Ongoing Project of the week: Bustle Dress

So, I’ve finally come full circle with my sewing. The very first historic garment I attempted was a bustle ballgown. I remember saving for months to purchase the fabric in high school and the frustration of working through a pattern that didn’t work at all with Grandma. The whole notebook of research and color combinations I worked on for a year, obsessively.  The whole thing still sits, a gigantic flop, in a box in the attic. Never worn. I never had the right pattern or the right undergarments to make it work, and little is left of the fabric to re-do it. Perhaps someday…

But right now, I’m again smitten by the remarkable and hideous shape. Perhaps someday, I’ll have an actual reason to wear it. The idea is “Fall”. And the year is the year before the demise of that fabulous bustle. When it was biggest and best. 1886. Why do I love it? Not sure. Perhaps it has something to do with what I don’t have in the trunk naturally, or the “prow of the ship” majesty of the silhouette.

I started right this time. No foolish, expensive but not-worth-it patterns. Just plain old research from originals. Starting with the bustle in hoopsteel.

But what fabric could I use? I have a nice dress-length of wool perfect for the dress in the cedar chest. A bright green teal. Most of the dresses for this era are wool. But, I have seen many heavier cottons. Turns out for this decade, it’s ok to use that upholstery cotton! And I think I have just the thing, a length of hideous, orange and brown cotton from a Gunlocke sale a few years ago. Don’t know why I bought it. The orange stripes are raised velveteen with chocolate brown between them. Stripes are another favorite of the time. No need to spend time studying the prints from then!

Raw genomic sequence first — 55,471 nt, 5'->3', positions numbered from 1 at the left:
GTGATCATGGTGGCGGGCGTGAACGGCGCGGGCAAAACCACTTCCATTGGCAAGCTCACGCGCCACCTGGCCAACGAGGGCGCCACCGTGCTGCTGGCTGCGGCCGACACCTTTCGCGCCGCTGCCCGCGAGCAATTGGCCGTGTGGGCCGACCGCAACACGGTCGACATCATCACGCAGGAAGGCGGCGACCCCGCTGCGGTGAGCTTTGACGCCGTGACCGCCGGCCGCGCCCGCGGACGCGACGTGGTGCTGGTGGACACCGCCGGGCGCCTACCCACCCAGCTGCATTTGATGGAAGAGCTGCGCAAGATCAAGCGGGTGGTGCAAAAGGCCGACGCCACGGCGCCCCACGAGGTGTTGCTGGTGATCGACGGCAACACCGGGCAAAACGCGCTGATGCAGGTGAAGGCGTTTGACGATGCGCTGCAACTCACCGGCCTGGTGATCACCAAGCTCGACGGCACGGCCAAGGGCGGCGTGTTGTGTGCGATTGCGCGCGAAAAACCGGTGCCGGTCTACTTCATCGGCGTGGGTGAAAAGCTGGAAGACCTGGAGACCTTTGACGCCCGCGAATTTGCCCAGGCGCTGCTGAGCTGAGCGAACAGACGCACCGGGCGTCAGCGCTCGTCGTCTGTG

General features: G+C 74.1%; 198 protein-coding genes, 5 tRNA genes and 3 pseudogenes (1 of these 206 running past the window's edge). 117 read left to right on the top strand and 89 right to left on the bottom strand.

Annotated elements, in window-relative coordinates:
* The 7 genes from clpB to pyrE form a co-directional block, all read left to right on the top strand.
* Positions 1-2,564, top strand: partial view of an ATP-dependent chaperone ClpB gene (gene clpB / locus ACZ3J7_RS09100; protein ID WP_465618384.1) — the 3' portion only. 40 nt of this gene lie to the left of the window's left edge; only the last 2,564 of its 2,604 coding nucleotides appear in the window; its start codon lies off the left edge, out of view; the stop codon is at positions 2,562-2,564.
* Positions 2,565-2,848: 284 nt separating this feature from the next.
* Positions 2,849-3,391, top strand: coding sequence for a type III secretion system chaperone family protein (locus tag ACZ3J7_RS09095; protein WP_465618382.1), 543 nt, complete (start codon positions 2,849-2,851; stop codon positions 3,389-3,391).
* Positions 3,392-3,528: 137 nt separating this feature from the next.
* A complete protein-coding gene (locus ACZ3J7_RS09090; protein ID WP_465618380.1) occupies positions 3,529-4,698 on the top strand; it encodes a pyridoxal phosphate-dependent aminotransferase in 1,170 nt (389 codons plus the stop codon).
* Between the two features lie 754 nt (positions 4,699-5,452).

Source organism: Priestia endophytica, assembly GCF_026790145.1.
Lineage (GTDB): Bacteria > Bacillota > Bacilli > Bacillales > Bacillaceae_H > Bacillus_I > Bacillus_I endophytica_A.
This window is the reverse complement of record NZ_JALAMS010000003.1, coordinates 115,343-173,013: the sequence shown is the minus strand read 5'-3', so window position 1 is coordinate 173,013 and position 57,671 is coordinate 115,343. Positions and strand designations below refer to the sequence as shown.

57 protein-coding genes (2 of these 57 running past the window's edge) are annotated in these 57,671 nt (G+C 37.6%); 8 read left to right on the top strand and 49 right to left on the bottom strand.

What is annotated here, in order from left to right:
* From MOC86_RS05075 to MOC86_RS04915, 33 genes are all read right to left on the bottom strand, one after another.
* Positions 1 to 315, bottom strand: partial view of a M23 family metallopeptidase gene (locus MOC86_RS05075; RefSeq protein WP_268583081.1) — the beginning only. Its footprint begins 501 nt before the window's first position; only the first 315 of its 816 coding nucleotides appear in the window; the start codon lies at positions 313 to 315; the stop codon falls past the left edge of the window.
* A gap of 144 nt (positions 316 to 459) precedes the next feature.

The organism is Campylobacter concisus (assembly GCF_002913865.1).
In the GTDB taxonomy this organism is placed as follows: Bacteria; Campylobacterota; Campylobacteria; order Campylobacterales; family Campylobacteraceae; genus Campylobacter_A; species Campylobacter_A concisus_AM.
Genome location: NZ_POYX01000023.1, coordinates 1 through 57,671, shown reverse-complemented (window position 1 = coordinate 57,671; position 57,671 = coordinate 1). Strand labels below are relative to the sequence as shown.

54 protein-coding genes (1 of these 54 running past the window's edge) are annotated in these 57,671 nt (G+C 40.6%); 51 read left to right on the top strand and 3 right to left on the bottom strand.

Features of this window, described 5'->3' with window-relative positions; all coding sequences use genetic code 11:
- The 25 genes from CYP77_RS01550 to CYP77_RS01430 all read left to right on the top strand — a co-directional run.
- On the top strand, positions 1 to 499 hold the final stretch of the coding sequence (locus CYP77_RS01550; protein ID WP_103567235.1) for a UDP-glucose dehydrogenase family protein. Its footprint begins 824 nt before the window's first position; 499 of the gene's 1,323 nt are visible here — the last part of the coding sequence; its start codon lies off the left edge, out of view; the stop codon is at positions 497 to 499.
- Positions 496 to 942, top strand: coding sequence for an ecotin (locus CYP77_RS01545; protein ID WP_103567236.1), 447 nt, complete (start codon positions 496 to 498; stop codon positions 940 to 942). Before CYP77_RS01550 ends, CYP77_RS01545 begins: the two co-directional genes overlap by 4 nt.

So that would be the bodice and apron and bustle. But the skirt. I can’t just use a petticoat from CW as the bustle will mess up the back. Plus, the heavy pleating at the bottom helps to keep things stable. I need to go to Jo-Ann’s anyway. Chocolate brown heavy cotton was found.

Of course, the creation has to have it’s own fabulous hat, complete with feather birds and fall foliage. Those too, were purchased! I found buttons that will work for now, but will need to be replaced later with antiques.

Today I finished the bustle and draped the fabric bustle. Next will be the skirt and apron and finally the tight, fitted bodice with postilion flared over the bustle and all the stripes matched up. A challenge! I want the sleeves just short of long (as was done) with brown cuffs and high standing collar. I’ll make it so the collar can be turned down and worn with a dicky or chemisette if it needs to be cooler. All I can think of is this cool pose with tight brown kid gloves and a long cane for some reason! Maybe I can wear it on the Mt Morris house tours this September?

Check back to see the progress I make!

Chapter 2:

I completed the skirt and the bustle apron. The skirt is simply chocolate brown cotton. It wasn’t quite heavy enough on it’s own, so it was fully lined with muslin. The pleating along the bottom was time-consuming, but worth it.